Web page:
This documentary follows National Geographic photographer James Balog as he journeys across the Arctic to capture the world's changing glaciers with time-lapse cameras.

Climate doco gets to heart of issue.

In Chasing Ice, debut filmmaker Jeff Orlowski captures staggering images of the natural world in decline and a photographic artist driven by despair over the Earth’s changing face .The documentary’s central figure, National Geographic photographer James Balog, similarly provides wondrous footage of his own, set against the backdrop of the stunning icescapes of Alaska, Iceland and Greenland. Balog is also a compelling onscreen presence, and his creative highs and emotional lows provide a human core to the environmental narrative.

Less a didactic 'message-movie’ than a study of one man’s steely determination

The footage is collated from thousands of hours of coverage that began in 2007, when Balog and his academic initiative, Extreme Ice Survey (EIS), began positioning cameras at key observational points around the world’s great glaciers. After some frustrating technical glitches brought about by the relentless, unforgiving climate of the regions, Balog and his small team finally realise their dream: stop-motion footage of the glacial face receding at a never-before-seen rate. The film presents the initiative’s discovery that these enormous bodies of ice have declined more in the last decade than in the previous 100 years; the footage of 'glacial calving’, during which blocks of ice as large as skyscrapers break free from the ice shelf, is as extraordinary as you’d expect.

Less a didactic 'message-movie’ than a study of one man’s steely determination, the debut helmer directs with a sure hand and no-frills aesthetic.

Helpfully, the science of Balog’s complicated findings is presented in layman’s terms. There is also considerable debunking of the opinions of certain media outlets and commentators; dissenters that claim the science on the warming of the planet is inconclusive and that advocates are merely greenie radicals are well and truly put in their place.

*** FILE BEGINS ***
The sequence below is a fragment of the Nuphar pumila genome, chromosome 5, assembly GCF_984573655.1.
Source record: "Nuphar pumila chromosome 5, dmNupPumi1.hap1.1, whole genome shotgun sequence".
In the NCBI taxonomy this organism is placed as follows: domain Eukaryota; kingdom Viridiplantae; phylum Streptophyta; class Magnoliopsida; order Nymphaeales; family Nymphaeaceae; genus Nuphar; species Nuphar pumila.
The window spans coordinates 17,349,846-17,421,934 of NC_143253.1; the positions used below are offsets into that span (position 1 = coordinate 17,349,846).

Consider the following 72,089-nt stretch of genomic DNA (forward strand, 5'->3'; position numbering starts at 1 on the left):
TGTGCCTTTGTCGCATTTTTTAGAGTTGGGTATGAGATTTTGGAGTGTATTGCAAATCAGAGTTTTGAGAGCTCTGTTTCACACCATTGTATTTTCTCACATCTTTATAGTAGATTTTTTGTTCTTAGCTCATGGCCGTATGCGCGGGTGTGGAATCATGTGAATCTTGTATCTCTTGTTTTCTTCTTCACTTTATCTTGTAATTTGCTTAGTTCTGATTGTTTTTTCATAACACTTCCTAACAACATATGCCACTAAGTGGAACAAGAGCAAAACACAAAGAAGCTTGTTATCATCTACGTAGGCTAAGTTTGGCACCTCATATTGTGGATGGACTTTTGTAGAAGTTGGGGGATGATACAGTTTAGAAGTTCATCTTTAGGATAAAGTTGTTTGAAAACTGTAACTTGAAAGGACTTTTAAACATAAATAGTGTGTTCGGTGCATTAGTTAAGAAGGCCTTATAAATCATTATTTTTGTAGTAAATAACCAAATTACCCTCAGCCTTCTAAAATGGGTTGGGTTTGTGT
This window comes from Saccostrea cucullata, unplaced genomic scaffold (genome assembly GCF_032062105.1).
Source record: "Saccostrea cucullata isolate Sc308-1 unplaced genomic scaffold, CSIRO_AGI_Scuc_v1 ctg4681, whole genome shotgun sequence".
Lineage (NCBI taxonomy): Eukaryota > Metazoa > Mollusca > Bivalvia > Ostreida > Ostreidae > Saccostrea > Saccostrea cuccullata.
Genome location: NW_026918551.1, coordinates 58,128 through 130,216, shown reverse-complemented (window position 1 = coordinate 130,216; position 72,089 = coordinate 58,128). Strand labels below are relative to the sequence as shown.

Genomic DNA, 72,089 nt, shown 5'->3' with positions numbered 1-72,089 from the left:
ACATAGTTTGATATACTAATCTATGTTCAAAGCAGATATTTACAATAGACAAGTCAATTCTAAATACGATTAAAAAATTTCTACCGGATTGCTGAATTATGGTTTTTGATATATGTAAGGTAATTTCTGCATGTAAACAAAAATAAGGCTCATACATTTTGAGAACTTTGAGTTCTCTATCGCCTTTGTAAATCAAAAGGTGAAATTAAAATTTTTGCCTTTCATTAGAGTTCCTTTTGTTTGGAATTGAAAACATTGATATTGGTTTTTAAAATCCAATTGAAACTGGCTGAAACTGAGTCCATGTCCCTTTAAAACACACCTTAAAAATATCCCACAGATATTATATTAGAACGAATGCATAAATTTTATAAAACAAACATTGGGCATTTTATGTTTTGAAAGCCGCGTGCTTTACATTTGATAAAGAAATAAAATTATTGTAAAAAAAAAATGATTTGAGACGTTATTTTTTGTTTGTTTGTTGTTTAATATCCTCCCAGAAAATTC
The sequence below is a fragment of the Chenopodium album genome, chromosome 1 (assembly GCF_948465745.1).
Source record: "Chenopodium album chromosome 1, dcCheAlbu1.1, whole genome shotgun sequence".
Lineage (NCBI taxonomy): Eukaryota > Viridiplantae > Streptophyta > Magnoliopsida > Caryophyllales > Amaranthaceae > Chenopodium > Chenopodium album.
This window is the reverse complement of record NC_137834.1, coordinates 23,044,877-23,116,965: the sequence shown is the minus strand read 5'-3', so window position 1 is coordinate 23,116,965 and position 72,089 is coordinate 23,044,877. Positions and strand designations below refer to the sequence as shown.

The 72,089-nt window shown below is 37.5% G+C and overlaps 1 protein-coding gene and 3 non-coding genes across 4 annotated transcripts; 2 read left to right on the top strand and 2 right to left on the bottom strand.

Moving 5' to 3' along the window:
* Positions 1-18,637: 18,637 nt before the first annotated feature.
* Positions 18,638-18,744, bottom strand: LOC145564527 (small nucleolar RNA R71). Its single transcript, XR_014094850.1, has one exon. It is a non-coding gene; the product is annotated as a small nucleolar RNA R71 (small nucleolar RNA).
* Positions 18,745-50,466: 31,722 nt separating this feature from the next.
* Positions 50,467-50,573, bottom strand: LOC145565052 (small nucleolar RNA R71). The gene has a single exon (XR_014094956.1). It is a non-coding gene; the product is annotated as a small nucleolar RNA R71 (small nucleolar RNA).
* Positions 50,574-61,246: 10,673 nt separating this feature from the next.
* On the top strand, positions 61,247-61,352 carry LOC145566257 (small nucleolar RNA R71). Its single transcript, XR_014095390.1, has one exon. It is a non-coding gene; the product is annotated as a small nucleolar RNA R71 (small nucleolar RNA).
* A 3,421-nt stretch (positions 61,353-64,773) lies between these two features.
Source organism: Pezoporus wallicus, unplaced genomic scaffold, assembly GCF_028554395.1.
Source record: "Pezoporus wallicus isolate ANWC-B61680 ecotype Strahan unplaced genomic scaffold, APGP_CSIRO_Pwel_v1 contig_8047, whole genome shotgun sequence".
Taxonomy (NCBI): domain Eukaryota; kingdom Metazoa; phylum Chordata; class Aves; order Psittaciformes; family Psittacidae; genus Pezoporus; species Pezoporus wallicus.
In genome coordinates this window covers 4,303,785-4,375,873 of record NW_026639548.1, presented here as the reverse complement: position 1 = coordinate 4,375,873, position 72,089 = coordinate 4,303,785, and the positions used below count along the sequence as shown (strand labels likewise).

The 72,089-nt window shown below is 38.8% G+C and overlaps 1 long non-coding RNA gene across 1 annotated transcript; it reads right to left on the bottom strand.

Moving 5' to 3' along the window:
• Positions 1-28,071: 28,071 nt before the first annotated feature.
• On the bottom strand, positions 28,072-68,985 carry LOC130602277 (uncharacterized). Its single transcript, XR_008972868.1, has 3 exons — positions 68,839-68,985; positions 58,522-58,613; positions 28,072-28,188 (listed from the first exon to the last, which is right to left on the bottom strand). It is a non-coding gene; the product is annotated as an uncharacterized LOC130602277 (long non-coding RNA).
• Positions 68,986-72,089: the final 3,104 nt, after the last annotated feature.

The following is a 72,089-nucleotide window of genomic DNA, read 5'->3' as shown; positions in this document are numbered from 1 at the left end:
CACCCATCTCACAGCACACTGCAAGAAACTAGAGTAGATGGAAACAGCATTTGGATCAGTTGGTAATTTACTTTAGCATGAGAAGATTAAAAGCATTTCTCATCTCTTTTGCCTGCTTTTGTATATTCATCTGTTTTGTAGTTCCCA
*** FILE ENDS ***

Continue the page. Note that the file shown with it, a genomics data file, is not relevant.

The statistical fruits of Balog’s labour (the physical feats are clearly taxing on the aging geophysicist, who undergoes his third knee reconstruction mid-film) consume the film’s final 20 minutes, with his footage revealed before lecture halls full of clearly astounded environmental and industrial representatives. It is one of the few times that Orlowski’s work recalls Davis Guggenheim’s An Inconvenient Truth, which relied very heavily upon the graphs-and-diagrams approach to the global warming debate. In most other respects, Chasing Ice adopts a far more humanistic, experiential framework.

The film’s one man/one mission approach also makes the irksome 'call to action’ coda adopted by many modern documentaries seem slightly more palatable; one may feel compelled to help the scientist/photographer as a kindred spirit rather than support the science he presents. Considering the impact upon future generations of a planet robbed of its natural fluctuations in climatic cycles, the imprint left by Chasing Ice and the efforts of James Balog is substantial.

Related videos


1 hour 15 min
In Cinemas 04 April 2013,